Ah, true, they are similar, but definitely the nearest neighbor makes more sense. –  altCognito May 20 '09 at 12:56

A decision tree supports this kind of application directly. Decision trees are commonly used in artificial intelligence.

A decision tree is a binary tree that asks "the best" question at each branch to distinguish between the collections represented by its left and right children. The best question is determined by some learning algorithm that the creators of the 20 questions application use to build the tree. Then, as other posters point out, a tree 20 levels deep gives you a million things.

A simple way to define "the best" question at each point is to look for a property that most evenly divides the collection into half. That way when you get a yes/no answer to that question, you get rid of about half of the collection at each step. This way you can approximate binary search.

Wikipedia gives a more complete example:

http://en.wikipedia.org/wiki/Decision_tree_learning

And some general background:

http://en.wikipedia.org/wiki/Decision_tree

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+1, I would note that was one of the comments in the Atwood article. –  altCognito May 20 '09 at 14:28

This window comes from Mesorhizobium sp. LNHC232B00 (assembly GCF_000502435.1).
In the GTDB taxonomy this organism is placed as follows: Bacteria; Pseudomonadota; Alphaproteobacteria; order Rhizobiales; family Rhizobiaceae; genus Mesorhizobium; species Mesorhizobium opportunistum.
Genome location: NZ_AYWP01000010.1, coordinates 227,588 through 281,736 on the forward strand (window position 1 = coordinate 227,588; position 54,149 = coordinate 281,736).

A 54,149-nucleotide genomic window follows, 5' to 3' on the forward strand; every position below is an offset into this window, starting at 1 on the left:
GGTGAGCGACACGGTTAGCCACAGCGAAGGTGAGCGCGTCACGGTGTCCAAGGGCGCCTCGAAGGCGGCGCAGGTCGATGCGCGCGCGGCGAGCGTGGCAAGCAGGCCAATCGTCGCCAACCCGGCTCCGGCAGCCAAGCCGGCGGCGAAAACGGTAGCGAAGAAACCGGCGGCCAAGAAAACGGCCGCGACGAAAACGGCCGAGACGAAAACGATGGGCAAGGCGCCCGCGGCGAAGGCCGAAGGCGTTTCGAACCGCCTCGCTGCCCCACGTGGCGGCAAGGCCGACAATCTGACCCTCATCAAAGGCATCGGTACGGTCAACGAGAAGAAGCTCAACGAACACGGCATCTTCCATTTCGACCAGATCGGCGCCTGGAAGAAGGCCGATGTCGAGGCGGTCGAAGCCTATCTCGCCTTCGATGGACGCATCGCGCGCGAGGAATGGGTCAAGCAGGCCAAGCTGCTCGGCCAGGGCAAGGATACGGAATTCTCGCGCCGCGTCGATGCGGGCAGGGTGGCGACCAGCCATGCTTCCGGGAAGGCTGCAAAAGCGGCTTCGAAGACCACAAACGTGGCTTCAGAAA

True, although the BASIC program Animal doesn't have a training algorithm to determine which questions to use and how high in the tree to put them. Performance with a trained decision tree should be much better. (I agree with the commenter that the questions Atwood got look very much like they were generated by the original Animal algorithm and not by a neural network.) –  Nathan Sanders May 20 '09 at 14:59

It is using a learning algorithm.

k-NN is a good example of one of these.

Wikipedia: k-Nearest Neighbor Algorithm

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Is a nearest neighbour algorithm a good choice in this case? It would seem that it would be far too forgiving of wrong answers, and could end up with a massive number of dimensions, many of which with no data. (I'm assuming the use of hamming distance, and one dimension per question.) A decision tree seems a more natural fit. –  Kylotan May 29 '09 at 10:11
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The learning theory is the correct answer- it doesn't matter that it gives less 'accurate' answers because it becomes based on the mistakes everyone tends to make, which actually makes it better at guessing. –  Jonathan Plackett Jan 15 at 14:07
    
So how does this help identify the best question to ask? –  Thomas Ahle Mar 18 at 12:52

It bills itself as "the neural net on the internet", and therein lies the key. It likely stores the question/answer probabilities in a spare matrix. Using those probabilities, it's able to use a decision tree algorithm to deduce which question to ask that would best narrow down the next question. Once it narrows the number of possible answers to a few dozen, or if it's reached 20 questions already, then it starts reading off the most likely.

The really intriguing aspect of 20q.net is that unlike most decision tree and neural network algorithms I'm aware of, 20q supports a sparse matrix and incremental updates.

Edit: Turns out the answer's been on the net this whole time. Robin Burgener, the inventor, described his algorithm in detail in his 2005 patent filing.